About Me

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Yilan, Taiwan
I'm a Social Studies teacher and single mom from Colorado and have lived here for 9 years. Taiwan is an excellent base for us explore Asia, while living in relative (gun free) safety, while benefiting from a cheap and efficient national health care system. The people are amazing too. I have friendships that are 14 years old and I'm always making new ones.

Saturday, April 14, 2012

High in Hsinchu 新竹市: The Magical Mystery Tour

I have been wanting to take a weekend trip up north to visit my friend Grace, she recently moved to Hsinchu from Tainan. (Photos of our trip are here.) Hsinchu is a mystery to me, its a place I hear about and usually see from the window of a passing bullet train on my to or from Taipei, on those rare times I go to the big city.

We took a bus Friday night after work and arrived  in 新竹 Hsinchu late, around 10pm. It was a late night for all, the kids were excited, the moms were tired.  My friend Grace's new apartment was fabulous in a block full of newly built apartments (all sold out) across from Costco and down the street from the famous Science Park. Hsinchu is Taiwan's Chicago (the Windy City 風城) and their Science Park (新竹科學工業園區) is Taiwan's "Silicon Valley," all engineers, factories, people who are movin' on up. The city also has 2 of the top 5 Universities right next to each other. Its a city full of highly educated people and the place is seems to buzz at a much faster pace than mellow Tainan.  It just looked like any other Taiwanese city, but I didn't get any feeling that it was artsy like Taichung or Taipei. It did seem like there were lots of expats and not the English teaching, partying kind. I really didn't spend enough time there to form more than this superficial impression.


 


The next day, early Saturday Grace made a quick and hearty breakfast of eggs, bacon and toast  and then we were off on our road trip adventure. She took us to Neiwan 內灣 about 30 minutes east, outside Hsinchu City. First stop 7-11 for an ATM machine, some drinks and then we crossed the street to our first of two suspension bridges.There were so many go-carting tracks in the area, I thought for sure we would all be in these soap box go-carts, but when the opportunity came, the kids fell asleep so we moved onto other, more fun things, like hiking up a mountain.




On the other side of the first suspension bridge was a little tourist trap of kiddy games, go-carts and suspension ropes. Jeffery went first and it didn't take him long to master somersaults midair. Then it was Z's turn and I guessed rightly that she would not do the somersaults (they assisted her a few times but she didn't like it), but she did request they make her higher a few times, and they did. I wondered (and hoped)  they knew what they were doing.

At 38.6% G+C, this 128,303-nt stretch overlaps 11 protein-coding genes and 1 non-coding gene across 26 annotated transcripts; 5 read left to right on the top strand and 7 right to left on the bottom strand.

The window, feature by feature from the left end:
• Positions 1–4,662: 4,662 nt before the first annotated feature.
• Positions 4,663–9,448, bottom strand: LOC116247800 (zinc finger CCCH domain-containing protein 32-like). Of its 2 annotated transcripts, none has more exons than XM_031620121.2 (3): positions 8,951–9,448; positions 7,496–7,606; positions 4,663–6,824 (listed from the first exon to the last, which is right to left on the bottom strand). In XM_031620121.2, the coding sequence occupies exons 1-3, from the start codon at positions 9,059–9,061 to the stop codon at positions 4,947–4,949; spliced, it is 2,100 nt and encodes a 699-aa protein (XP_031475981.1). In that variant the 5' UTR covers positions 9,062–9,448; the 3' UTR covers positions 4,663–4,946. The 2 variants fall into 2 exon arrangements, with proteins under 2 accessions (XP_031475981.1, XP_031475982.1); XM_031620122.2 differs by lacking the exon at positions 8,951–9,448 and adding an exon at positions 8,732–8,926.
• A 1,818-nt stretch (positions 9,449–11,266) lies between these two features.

After that we crossed back over the bridge and took a leisurely stroll down the town old street, checking out the vendors, scouting a place for lunch. We let the kids blow off steam at the local school's playgrounds and then continued on. My highlights for this street's wares and fares was the Hakka restaurants in old Hakka style wooden buildings (looks almost Japanese), the fresh Noni juice (almost bought a bottle), the old Japanese era cinema now converted to an overpriced restaurant, the local wood carver artisan, the pickled, smoked preserved green veggies (looks like tobacco) that we later ate stewed with soy sauce and pork fat drippings at one of those Hakka joints for our lunch.


In front of the Neiwan rail station
Z captivated by the wood carver
 
A few km outside of Neiwan, going up the mts we stopped at an another, much nicer suspension bridge. The view of lush green mountains unfolding all around us, the sound of a rushing, clear mountain stream below us, I thought to myself this would make a nice place for a minsu 民宿 (B&B). Guess what was on the other side of the bridge? A nice minsu with camp sites available (600NT), cafe, happy bunny rabbits lopping around big eared and attracting the kids. Z and the boys had already let themselves in and made themselves quite at home, by the time Grace and I caught up to them. I hope we can return there one day and camp to the sound of that mesmerizing, mountain river. 
 

We continued up the mountain, passing little aboriginal villages, following the giant dish signs to our mysterious elusive final destination, the D-Sky cafe. It was a near vertical off road and we were surprised people on scooter even made it there. We arrived in the late afternoon, the air cool and I was trying to get our crew on the trail so we could make some altitude before it got too dark for our descent.  

Mountain river views